The AccuWeather.com Long-Range Forecasting Team has Chicago right in the middle of where the worst of winter 2011-2012's snow and cold is expected to be.
"Last winter was nasty in Chicago. This winter could be just as bad," warned AccuWeather.com Expert Long-Range Meteorologist Bob Smerbeck.
This will make it the fifth winter in a row with snowfall well above normal and temperatures well below average for the city. The last time there were this many back-to-back winters with snowfall well above normal was in the 1970s.
Last year's winter was certainly rough. Most notable was the historic blizzard that hammered the city on the first two days of February, dumping more than 20 inches of snow in just 24 hours. The storm forced hundreds of people who became stuck on Lakeshore Drive to abandon their vehicles.
Paul Pastelok, AccuWeather.com Expert Long-Range Meteorologist and leader of the Long-Range Forecasting Team, said this winter will be similar to last year, in terms of both snow and cold.
"The difference, though, is that last year, Chicago was hit with heavy snow later in the season. This year, it will be earlier," Pastelok explained.
He added, "They had one big storm last year that brought their snowfall to well above average. This year, there could be several big ones."
Bitter cold is also expected to come on strong early in the season during December. Temperatures are forecast to remain below normal into January, then perhaps trend a bit closer to average in February.
(Average is 39 inches; Years with above-normal snowfall are in bold):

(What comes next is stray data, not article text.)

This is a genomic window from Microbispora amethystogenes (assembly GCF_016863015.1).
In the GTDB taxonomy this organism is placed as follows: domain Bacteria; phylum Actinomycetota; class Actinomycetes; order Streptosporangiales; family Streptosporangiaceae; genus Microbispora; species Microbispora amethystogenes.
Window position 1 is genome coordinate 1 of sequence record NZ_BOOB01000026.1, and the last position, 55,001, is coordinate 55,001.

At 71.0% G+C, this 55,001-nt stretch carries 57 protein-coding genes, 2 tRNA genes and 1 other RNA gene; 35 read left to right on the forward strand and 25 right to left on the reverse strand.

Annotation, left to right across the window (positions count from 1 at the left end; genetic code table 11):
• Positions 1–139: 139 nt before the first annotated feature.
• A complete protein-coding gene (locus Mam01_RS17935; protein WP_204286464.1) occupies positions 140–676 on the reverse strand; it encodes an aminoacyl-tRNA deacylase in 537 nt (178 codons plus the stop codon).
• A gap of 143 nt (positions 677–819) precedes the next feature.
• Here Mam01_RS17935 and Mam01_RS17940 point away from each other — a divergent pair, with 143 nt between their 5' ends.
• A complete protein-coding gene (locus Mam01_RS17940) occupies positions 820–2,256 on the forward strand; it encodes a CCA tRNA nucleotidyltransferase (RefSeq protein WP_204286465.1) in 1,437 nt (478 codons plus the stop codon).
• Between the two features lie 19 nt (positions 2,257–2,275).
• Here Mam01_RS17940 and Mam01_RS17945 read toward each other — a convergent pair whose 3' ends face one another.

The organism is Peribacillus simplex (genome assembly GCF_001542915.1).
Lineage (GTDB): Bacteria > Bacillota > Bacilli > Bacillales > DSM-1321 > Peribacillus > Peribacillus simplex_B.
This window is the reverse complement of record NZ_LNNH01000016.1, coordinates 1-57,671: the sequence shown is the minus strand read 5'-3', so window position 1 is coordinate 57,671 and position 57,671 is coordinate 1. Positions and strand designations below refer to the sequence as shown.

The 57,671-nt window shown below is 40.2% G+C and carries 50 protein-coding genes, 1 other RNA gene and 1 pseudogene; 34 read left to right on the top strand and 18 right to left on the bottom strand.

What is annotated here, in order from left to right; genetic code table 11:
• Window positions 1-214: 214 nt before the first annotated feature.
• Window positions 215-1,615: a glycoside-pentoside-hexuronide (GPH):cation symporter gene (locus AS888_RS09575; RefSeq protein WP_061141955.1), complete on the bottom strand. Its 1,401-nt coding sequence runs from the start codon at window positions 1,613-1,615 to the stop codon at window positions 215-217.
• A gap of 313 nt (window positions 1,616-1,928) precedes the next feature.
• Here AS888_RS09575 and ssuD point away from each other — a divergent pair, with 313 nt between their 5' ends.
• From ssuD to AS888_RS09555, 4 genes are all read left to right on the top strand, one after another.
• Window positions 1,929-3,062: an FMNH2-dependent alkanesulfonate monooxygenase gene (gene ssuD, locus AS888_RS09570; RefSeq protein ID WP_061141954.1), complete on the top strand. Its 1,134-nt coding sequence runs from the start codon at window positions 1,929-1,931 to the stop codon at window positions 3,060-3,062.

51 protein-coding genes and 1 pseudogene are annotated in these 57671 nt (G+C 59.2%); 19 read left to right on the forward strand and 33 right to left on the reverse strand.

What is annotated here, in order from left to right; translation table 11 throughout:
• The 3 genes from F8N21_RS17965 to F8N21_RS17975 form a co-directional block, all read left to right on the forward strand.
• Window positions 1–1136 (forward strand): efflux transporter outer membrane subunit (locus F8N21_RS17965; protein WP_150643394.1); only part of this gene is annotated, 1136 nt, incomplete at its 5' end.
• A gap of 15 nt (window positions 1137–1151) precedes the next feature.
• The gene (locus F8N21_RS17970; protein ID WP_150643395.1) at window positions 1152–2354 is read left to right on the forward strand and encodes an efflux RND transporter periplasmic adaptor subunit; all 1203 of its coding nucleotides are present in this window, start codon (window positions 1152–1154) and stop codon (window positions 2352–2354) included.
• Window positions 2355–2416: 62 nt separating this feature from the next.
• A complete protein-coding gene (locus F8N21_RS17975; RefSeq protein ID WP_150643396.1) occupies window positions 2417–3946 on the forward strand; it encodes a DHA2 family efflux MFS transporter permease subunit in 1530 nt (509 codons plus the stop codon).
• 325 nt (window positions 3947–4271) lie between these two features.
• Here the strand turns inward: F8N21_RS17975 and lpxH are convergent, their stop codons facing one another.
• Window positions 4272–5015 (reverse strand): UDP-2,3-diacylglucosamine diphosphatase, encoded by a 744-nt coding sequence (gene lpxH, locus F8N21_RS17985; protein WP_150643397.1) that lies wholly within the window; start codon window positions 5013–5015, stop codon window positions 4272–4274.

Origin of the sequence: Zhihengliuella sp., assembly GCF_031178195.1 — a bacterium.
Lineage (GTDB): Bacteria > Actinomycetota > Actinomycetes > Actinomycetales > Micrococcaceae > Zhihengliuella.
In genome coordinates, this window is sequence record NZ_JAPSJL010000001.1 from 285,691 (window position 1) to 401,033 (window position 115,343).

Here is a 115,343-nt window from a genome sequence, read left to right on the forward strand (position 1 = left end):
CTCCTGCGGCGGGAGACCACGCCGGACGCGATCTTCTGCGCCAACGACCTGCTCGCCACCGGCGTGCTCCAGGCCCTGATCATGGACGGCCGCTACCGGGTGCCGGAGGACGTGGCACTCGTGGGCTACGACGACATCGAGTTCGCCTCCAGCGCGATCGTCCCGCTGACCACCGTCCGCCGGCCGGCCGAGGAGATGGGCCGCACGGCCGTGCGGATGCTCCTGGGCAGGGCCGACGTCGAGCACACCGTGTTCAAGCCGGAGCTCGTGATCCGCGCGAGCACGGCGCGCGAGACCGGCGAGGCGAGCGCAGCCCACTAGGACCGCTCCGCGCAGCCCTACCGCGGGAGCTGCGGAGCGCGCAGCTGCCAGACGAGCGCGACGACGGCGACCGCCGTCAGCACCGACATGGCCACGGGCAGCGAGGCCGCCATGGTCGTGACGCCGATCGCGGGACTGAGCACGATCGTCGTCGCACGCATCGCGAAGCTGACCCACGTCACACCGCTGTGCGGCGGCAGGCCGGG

A tropical wave is likely to become the Atlantic Basin's next tropical storm as it approaches or crosses the Caribbean Sea later this week and potentially pose eventual threats to North America.
Fall air has finally arrived in the northeastern United States and may yield the first frost of the season in parts of the region to end this weekend.
Typhoon Megi will continue to strengthen before threatening lives and property across Taiwan and eastern China this week.
Bouts of heavy rain and thunderstorms will continue to soak portions of Texas into Monday night, further heightening the risk of flooding.
Wintry weather marked the first days of autumn across parts of the Mountain West as snow mixed in with the changing fall foliage.
Gusty winds will accompany a push of chilly air across the Great Lakes from Sunday night through Tuesday.
Washington, D.C. (1975)
Last of nine straight days with some rain. Total rainfall of 9.86 inches; total for September 1975 was was 12.36 inches.
Cape Hatteras, NC (1989)
Rained every day from the 12th to the 25th for a total of 15.51 inches. Normal for all of September is 5.78 inches.
Portland, ME (1991)
Record combined August-September rainfall of 19.65 inches up to Sept. 25. Old record was 14.65 inches in August-September 1954.